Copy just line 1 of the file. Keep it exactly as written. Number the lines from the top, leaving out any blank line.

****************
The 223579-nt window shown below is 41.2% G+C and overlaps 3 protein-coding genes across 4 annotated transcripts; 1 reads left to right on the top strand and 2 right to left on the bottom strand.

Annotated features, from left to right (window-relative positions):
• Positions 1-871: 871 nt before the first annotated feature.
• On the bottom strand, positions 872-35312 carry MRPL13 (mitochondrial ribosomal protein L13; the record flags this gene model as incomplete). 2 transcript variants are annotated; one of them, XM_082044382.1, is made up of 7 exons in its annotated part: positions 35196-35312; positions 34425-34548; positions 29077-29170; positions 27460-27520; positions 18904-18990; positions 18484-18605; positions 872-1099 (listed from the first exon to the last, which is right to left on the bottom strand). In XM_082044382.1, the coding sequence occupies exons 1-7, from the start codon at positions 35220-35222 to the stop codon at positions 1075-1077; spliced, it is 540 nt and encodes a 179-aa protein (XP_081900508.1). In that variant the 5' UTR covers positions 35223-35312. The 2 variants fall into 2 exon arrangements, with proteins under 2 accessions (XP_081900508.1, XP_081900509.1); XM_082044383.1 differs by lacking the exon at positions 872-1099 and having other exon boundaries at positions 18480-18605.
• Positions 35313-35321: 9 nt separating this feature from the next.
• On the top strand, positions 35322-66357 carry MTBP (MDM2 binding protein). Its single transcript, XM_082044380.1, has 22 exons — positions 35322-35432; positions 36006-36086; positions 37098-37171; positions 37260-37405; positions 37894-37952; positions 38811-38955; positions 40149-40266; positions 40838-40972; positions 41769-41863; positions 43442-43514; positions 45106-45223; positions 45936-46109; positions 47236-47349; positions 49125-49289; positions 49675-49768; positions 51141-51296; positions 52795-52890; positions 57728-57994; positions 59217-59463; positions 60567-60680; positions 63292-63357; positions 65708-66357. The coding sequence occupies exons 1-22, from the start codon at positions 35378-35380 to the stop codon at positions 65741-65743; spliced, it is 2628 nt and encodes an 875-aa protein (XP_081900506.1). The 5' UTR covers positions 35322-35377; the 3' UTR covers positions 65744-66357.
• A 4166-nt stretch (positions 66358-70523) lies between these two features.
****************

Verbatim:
The 223579-nt window shown below is 41.2% G+C and overlaps 3 protein-coding genes across 4 annotated transcripts; 1 reads left to right on the top strand and 2 right to left on the bottom strand.